The Outback has just the standard six airbags (many manufacturers are now installing up to 10 airbags!), antilock brakes and electronic stability control. But don’t overlook its agile handling and outstanding bad-weather grip (which we’ll talk more about shortly) — if you have to swerve to avoid a collision, the Subaru Outback will respond more crisply than a big SUV, and is less likely to lose traction on slippery roads. If you do crash, you’ll be pleased to know that the Outback aced all of the Insurance Institute for Highway Safety’s crash tests, earning their coveted Top Safety Pick award, although it only scored four out of five stars in the government’s crash tests.
The 2013 Subaru Outback is offered with two engines, a 170 horsepower 2.5 liter 4-cylinder and a 256 horsepower 3.6 liter 6-cylinder. Both are “boxer” type engines, a layout favored by Subaru, Porsche, and the old Volkswagen Beetle; aside from giving you one more topic to add to your small-talk repertoire, this has little real-world significance, although the layout does help lower the Legacy’s center of gravity (which aids handling) and gives the engine a unique “chugging” sound (which aids nothing). My test car had the 4-cylinder engine and a continuously-variable automatic transmission; it’s adequately powerful, if a bit noisy. The 4-cylinder is also available with a 5-speed stick-shift, which has a nifty “hill holder” that prevents you from rolling backwards on steep inclines. EPA fuel economy estimates for the 4-cylinder automatic are 22 MPG city/29 MPG highway, and with a big 18.5 gallon fuel tank, the Outback is great for long trips.
All Outbacks come with a sophisticated all-wheel-drive (AWD) system (though automatics get an even more sophisticated system than stick-shifts, and six-cylinder cars get Subaru’s best). They sense which wheels have the most grip and divide the engine’s power accordingly. That, combined with the Outback’s high ground clearance, make the Subaru Outback nearly unstoppable in the snow and much more sure-footed than most cars in the rain. That explains the appeal to New Englanders. Perhaps lesbians appreciate that the AWD system improves the handling on dry roads; unlike most SUVs, the Outback can be pushed through the corners almost like a sports car.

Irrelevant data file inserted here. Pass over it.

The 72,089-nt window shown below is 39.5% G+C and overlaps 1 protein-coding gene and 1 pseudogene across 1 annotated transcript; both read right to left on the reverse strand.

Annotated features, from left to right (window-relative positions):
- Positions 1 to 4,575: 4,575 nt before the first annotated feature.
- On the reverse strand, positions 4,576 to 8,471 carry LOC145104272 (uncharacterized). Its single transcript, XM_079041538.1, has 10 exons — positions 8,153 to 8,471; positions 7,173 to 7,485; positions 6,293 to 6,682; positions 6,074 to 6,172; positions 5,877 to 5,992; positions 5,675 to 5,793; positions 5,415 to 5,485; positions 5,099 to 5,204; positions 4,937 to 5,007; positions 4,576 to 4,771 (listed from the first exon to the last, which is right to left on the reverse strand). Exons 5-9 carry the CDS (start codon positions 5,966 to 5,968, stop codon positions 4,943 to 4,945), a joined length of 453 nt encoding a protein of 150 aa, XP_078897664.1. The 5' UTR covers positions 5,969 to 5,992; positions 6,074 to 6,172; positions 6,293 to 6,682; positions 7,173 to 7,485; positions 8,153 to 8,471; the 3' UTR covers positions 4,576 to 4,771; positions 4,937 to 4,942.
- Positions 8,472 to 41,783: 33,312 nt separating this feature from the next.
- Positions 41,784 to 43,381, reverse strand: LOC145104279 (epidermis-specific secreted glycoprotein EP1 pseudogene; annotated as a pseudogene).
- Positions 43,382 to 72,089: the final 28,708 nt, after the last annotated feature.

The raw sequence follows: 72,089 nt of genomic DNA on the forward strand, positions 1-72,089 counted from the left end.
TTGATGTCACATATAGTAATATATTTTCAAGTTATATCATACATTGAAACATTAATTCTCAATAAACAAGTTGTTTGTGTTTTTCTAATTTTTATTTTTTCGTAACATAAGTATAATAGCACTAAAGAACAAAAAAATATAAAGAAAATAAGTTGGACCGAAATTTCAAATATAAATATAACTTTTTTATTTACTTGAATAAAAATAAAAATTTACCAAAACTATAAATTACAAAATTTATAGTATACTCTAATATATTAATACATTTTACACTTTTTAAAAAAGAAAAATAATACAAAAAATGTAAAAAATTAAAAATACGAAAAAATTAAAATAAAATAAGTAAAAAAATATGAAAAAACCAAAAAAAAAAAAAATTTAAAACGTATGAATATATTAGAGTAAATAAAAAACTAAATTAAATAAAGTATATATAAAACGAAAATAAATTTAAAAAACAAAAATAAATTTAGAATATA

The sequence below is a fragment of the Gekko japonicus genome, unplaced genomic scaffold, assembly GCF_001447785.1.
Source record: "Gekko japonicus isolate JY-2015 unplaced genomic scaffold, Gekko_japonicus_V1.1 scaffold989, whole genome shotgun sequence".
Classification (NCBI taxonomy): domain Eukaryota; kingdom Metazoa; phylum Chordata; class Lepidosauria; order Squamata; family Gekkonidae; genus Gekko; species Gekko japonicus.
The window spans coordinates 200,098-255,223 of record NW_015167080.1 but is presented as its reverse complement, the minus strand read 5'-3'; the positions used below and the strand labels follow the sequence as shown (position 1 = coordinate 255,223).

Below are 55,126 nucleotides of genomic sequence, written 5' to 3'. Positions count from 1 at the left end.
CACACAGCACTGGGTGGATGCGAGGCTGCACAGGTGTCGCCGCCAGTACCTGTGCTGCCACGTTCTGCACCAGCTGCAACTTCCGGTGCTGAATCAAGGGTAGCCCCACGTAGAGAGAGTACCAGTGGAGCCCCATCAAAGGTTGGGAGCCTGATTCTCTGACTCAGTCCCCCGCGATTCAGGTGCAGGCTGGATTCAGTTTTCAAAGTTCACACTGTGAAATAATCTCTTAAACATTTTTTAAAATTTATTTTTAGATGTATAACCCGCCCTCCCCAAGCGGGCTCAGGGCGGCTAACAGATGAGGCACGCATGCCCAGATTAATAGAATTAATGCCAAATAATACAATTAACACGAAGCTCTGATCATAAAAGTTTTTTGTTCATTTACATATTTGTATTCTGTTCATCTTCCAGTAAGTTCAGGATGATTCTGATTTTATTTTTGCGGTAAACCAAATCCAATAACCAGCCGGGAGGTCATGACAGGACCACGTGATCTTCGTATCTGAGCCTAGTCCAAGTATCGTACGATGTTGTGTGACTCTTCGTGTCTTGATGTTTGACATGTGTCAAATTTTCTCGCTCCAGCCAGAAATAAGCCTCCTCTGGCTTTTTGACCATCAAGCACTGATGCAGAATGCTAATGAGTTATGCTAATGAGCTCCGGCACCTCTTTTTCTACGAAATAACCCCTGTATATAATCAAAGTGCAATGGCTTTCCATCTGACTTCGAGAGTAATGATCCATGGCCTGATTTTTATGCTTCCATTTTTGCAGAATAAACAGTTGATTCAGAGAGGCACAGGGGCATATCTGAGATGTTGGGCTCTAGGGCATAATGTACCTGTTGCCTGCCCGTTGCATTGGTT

Gizmos And Tech
Most of the Outback’s electronic wizardry is found in its all-wheel-drive system. Other than that, the Outback has few optional gizmos: Rear-view camera, Hardon-Kardon stereo systems, and GPS navigation. The Subaru Outback lacks family-friendly nice-to-haves like a power tailgate or rear-seat DVD player, and Bluetooth phone connectivity is not available on the base model.
I'll close with one other tidbit of Outback trivia: Subaru owners tend to keep their cars forever, and they are intensely loyal to the brand. (Okay, two tidbits of information.) Visit a Subaru dealer's used car lot, and it's a safe bet that most of the Outbacks you see will have 150,000 miles or more on them, and that their owners traded them in for another Subaru. Clearly, these people are on to something -- in the Outback, they feel they have found a better alternative to the mainstream. Just like lesbians. And New Englanders.
Fantastic all-weather traction, good dry-road handling
Family-friendly back seat and cargo bay
High prices for high-end models